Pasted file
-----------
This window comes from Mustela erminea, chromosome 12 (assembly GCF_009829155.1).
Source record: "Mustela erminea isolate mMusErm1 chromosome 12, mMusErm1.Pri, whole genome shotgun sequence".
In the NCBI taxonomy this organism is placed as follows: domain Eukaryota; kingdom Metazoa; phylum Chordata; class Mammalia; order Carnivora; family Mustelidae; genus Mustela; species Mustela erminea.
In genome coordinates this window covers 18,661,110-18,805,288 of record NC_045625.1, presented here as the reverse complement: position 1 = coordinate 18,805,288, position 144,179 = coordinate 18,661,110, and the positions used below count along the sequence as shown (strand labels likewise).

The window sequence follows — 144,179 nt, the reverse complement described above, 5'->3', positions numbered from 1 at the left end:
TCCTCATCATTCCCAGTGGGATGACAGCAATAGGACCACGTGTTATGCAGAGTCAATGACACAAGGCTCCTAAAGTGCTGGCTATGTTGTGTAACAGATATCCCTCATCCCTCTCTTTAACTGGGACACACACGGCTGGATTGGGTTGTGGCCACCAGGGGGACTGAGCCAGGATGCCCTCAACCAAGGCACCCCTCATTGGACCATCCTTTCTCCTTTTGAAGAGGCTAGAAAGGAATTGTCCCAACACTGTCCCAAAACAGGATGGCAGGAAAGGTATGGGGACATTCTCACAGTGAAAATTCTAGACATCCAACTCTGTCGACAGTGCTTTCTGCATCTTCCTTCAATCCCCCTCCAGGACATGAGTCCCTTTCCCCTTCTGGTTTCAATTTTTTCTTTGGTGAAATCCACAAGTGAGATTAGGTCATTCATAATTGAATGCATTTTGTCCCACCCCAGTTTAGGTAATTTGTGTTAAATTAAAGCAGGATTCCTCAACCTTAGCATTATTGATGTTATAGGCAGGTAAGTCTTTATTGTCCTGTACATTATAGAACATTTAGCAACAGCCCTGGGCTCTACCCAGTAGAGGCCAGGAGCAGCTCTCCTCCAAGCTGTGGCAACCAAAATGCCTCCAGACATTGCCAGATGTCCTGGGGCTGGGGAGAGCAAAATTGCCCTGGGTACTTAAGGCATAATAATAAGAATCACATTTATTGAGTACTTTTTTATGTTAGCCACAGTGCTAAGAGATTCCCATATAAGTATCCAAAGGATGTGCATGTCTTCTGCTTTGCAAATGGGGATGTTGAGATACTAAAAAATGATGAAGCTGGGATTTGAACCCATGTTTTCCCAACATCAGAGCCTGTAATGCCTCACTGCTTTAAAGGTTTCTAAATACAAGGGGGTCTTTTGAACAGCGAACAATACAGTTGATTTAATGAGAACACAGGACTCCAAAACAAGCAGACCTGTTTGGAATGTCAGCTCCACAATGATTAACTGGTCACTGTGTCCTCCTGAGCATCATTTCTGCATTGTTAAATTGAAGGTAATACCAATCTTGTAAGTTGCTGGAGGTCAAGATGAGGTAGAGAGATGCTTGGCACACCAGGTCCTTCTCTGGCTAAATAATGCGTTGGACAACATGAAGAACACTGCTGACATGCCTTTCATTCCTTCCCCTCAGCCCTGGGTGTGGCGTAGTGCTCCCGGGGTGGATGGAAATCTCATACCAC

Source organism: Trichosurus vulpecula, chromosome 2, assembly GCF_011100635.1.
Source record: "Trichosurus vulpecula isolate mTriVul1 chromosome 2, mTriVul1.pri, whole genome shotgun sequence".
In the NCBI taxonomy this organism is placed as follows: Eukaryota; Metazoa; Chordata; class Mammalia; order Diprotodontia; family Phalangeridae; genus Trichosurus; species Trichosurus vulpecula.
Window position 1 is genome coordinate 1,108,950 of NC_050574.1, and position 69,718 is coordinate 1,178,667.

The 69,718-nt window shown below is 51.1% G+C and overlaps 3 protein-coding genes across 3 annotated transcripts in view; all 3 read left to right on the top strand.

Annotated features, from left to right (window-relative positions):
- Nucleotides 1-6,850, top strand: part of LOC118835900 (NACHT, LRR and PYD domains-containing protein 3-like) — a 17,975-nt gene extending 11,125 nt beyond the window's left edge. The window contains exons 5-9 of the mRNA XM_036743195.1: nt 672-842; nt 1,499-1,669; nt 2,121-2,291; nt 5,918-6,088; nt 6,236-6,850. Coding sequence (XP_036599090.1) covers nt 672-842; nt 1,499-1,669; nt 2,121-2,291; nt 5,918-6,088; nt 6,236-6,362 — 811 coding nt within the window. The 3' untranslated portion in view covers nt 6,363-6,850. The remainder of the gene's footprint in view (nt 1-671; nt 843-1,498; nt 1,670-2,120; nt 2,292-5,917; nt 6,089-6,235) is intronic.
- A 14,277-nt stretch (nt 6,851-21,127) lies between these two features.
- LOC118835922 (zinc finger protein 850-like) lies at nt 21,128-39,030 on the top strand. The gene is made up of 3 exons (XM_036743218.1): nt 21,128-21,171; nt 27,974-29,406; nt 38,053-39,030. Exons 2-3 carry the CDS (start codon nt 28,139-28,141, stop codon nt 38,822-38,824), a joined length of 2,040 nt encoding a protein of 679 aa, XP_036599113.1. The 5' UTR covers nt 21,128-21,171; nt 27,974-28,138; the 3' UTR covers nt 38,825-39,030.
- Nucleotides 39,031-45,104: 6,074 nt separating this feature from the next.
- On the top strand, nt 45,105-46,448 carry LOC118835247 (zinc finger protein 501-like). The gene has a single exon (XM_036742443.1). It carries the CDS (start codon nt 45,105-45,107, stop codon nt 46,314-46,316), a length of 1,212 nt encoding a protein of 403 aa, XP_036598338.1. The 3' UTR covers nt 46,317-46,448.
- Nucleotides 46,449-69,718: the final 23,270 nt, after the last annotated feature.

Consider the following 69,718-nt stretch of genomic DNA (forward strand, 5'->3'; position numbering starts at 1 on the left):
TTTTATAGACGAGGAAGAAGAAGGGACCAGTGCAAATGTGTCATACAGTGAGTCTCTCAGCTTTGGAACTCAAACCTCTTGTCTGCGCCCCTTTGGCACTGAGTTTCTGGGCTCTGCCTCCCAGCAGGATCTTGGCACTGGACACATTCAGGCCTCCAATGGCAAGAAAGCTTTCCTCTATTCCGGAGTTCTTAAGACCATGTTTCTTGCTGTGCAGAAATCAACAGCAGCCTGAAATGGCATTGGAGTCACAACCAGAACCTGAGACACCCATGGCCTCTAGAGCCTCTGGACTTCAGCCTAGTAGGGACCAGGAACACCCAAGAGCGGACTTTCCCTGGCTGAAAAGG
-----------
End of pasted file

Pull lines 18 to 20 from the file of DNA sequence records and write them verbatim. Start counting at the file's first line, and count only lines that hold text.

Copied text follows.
- Nucleotides 46,449-69,718: the final 23,270 nt, after the last annotated feature.

Consider the following 69,718-nt stretch of genomic DNA (forward strand, 5'->3'; position numbering starts at 1 on the left):
TTTTATAGACGAGGAAGAAGAAGGGACCAGTGCAAATGTGTCATACAGTGAGTCTCTCAGCTTTGGAACTCAAACCTCTTGTCTGCGCCCCTTTGGCACTGAGTTTCTGGGCTCTGCCTCCCAGCAGGATCTTGGCACTGGACACATTCAGGCCTCCAATGGCAAGAAAGCTTTCCTCTATTCCGGAGTTCTTAAGACCATGTTTCTTGCTGTGCAGAAATCAACAGCAGCCTGAAATGGCATTGGAGTCACAACCAGAACCTGAGACACCCATGGCCTCTAGAGCCTCTGGACTTCAGCCTAGTAGGGACCAGGAACACCCAAGAGCGGACTTTCCCTGGCTGAAAAGG